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7 tax amnesties on tap

By Kay Bell · Bankrate.com
Thursday, August 26, 2010
Posted: 4 pm ET

Have you been looking over your shoulder for the tax collector? If you live in in Florida, Illinois, Kansas, MaineNevadaNew Mexico or Washington, D.C., you might be able to stop worrying. 

Those locations are in the midst of or about to start tax amnesties. They are just the latest to jump on board the tax amnesty train.

Yep, these are exactly what the dictionary says they are: an act of forgiveness for a past offense. In theses specific states and cases, the forgiveness is for past tax offenses.

The reason the state and D.C. tax officials are being so merciful? They need your money and they've decided it's better to get some of it without having to go to a lot of trouble. Bascially, tax amnesties offer local jurisdictions a very good return on their effort.

The return for taxpayers is good, too.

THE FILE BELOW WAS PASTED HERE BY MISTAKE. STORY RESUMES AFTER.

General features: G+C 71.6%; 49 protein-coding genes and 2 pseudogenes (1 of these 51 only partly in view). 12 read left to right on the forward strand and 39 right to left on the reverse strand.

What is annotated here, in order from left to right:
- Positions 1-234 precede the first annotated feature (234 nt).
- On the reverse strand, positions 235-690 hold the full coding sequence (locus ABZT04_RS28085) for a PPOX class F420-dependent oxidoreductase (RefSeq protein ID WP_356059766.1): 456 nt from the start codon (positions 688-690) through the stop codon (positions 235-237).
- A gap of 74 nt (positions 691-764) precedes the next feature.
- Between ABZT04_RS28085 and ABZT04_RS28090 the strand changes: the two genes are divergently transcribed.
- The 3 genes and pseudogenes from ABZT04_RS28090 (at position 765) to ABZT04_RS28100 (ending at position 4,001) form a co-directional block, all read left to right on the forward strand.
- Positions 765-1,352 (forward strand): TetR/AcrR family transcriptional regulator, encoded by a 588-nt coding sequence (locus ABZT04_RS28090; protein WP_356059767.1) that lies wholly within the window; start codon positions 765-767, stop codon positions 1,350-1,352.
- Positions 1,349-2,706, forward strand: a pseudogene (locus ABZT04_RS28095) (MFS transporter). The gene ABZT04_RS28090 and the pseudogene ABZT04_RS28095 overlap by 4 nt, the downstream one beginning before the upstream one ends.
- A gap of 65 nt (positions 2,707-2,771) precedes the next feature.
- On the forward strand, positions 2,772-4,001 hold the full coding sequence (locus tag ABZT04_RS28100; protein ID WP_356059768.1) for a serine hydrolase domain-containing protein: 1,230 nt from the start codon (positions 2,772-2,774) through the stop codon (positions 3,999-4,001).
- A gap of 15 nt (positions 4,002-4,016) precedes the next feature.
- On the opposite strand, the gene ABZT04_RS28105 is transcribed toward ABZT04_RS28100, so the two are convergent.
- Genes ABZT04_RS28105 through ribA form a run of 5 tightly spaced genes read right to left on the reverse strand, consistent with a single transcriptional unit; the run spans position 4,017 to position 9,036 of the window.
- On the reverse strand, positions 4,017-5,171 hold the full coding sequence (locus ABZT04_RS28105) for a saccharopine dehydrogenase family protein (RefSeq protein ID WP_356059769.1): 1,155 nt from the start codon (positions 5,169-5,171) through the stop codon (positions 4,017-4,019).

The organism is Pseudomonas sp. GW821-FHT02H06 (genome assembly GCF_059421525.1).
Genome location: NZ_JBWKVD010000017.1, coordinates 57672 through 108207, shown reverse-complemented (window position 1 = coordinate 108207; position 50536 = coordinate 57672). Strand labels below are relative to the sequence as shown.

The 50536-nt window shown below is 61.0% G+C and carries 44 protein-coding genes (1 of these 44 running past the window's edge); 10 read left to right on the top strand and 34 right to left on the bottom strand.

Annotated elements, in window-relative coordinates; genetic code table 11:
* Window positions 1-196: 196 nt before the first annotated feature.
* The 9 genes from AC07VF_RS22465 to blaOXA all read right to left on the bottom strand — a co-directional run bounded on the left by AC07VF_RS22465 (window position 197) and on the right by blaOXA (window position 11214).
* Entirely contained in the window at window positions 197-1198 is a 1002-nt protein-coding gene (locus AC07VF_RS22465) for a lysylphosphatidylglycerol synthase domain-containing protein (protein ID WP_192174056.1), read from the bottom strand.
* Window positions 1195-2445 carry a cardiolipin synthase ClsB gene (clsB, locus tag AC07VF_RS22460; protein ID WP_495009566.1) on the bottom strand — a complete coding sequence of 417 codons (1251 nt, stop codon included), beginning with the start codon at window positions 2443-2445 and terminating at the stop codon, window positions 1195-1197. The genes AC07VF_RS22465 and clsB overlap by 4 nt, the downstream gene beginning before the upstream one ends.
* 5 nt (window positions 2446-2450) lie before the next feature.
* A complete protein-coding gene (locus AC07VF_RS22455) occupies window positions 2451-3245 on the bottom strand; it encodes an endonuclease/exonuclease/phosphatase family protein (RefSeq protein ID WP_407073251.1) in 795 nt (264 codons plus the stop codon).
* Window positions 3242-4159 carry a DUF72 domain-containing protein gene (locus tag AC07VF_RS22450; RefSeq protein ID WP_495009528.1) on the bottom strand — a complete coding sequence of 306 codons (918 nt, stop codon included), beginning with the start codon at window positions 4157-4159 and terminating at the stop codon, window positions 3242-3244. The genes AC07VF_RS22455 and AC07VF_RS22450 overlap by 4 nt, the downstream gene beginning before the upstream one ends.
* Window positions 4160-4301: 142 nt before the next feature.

Taxpayers who 'fess up and pay their back taxes usually get penalties and interest waived, at least partially. They also escape the possibility of criminal prosecution for their tax tardiness.

Even better, tax amnesties typically shut the door on additional audits by limiting the look-back period. That means the tax office won't be examining your returns from untold years ago.

Right now, tax amnesties are underway in FloridaNevadaNew Mexico and the District of Columbia. All of these run through Sept. 30.

Next week, specifically on Sept. 1, tax amnesties begin in Kansas and Maine. The Kansas tax forgiveness period runs through Oct. 15. Maine's tax amnesty period will be open through Nov. 30.

Then on Oct. 1, Illinois will kick off its tax amnesty program. Taxpayers in the Land of Lincoln can pay up old tax bills through Nov. 8.

What if you owe back taxes, but not in one of these six states or D.C.? You still could get some help from your state tax department. Many states offer year-round voluntary compliance programs that allow delinquent taxpayers the option to get their taxes in order without fear of more serious retribution.

While states get money and taxpayers who owe get off the tax hook a bit, the one big drawback is that those who've paid their taxes on time often view tax amnesties as rewards for bad behavior.

But given the current economy and the trouble states are having making ends meet, tax amnesties aren't going away. That means you and I who pay our taxes on time just have to deal with this apparent tax inequity.

Have you ever participated in a tax amnesty? Do you think people who take advantage of these programs are getting off too easily?

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